In Part I of this series on taxes, we discussed federal taxes, and in Part II, we discussed state taxes. For Part III, we will discuss local taxes in California and generally. In California, local taxes are typically handled through the county tax assessor/collector. We will specifically discuss property taxes and taxes on the transfers of property.
Local Taxes: Property Tax
Property taxes are an annual tax on real property based on the property’s assessed value. When you first purchase property, the assessed value equals the purchase price. After the purchase, the assessed value increases each year according to the rate of inflation, which is the change in the California Consumer Price Index – at least, that was the law before 1978.
In addition, most communities add “Mello Roos” taxes to your bill, which are taxes proposed by voter initiatives to pay for local community projects such as new school stadiums, school upgrades, park or community pool upgrades, library funds, new firehouses, etc. These Mello Roos are a small percentage of the assessed value of your home, usually a fraction of the base taxes.
Homeowners in California can claim a Homeowner’s Exemption on their primary residence, which reduces the assessed value by $7,000, saving approximately $70 per year on taxes.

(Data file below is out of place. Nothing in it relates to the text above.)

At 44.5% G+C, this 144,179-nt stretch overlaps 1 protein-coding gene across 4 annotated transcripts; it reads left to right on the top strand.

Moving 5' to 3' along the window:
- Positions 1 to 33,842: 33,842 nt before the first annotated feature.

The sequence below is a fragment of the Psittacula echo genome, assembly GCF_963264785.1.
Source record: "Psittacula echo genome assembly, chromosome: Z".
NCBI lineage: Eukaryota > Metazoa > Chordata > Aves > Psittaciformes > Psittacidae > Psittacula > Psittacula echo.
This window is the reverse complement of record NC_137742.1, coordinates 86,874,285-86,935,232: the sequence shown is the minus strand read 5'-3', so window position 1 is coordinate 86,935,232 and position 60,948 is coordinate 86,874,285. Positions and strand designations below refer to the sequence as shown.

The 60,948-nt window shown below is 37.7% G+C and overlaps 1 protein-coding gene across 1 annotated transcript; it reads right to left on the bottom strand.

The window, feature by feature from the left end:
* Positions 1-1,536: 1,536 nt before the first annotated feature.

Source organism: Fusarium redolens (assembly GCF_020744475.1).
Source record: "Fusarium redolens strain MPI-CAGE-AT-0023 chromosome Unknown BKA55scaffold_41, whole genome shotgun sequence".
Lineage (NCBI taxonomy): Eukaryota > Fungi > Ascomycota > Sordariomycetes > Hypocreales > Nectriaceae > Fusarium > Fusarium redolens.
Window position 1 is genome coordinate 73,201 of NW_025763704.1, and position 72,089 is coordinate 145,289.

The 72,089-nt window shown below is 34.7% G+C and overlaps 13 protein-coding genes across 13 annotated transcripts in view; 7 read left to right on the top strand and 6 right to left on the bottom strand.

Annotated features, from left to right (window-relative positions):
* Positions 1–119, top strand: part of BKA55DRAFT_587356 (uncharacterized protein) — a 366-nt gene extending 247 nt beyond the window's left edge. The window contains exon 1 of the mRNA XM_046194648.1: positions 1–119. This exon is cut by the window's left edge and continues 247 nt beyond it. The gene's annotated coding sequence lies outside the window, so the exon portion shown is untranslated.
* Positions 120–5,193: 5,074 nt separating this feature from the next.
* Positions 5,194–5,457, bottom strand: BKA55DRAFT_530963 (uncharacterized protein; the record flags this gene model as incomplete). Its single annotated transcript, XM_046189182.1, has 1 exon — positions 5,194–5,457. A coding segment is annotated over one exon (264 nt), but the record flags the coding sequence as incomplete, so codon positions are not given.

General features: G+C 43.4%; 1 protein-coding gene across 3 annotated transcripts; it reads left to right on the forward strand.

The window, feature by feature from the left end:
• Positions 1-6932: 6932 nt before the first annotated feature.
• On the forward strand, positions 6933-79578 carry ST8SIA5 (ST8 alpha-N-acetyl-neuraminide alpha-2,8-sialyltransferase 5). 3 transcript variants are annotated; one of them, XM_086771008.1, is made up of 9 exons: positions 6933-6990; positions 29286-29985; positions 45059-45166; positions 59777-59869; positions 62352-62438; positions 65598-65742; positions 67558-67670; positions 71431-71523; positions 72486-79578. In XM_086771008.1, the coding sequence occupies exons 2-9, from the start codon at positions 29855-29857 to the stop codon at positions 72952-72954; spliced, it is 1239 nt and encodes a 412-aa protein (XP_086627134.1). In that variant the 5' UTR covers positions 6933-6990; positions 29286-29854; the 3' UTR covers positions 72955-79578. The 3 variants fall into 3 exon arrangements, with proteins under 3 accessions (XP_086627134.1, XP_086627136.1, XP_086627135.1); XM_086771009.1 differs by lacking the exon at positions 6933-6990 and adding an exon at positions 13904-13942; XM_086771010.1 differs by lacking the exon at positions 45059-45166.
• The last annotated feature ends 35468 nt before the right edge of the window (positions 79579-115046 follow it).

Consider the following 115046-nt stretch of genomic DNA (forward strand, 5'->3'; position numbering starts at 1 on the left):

In 1978, voters in California limited property taxes. It limited general property taxes (the base tax) to 1% of the property’s value per year and it limited the increases in assessed value to 2% per year. This means that the property’s market value can grow much faster than the assessed value, which is capped at only 2% a year – the assessed value is no longer tied to inflation, as discussed above.
Under Proposition 13, which is still in effect, a reassessment would only occur on a transfer of the property, and at that time, it would reassess to fair market value. In addition, if only a partial transfer occurs (i.e., selling or gifting half of a property), then there is a partial reassessment. This is also true if there is new construction; any substantial improvements will result in a partial or complete reassessment of the property’s value for tax purposes.
In 1983 the tax law was amended to include that any transfers between spouses, such as adding a new spouse onto the deed, removing a spouse from the deed during divorce, or changing ownership between spouses to qualify for a mortgage, would be considered an exemption from a change in ownership affecting reassessment.
In 1986 voters approved Proposition 58, which created exemptions for certain transfers so that they did not trigger a reassessment. Proposition 58 stated that real estate transferred from parents to children or children to parents would be excluded from reassessment. Specifically, a primary residence of any value was excluded entirely, plus an additional $1,000,000 of transfers (assessed value, not market value). That $1,000,000 and the primary residence was per parent and per child. This exclusion was not automatic, and there must be a timely filed claim for exclusion from reassessment filed with the Assessor’s office.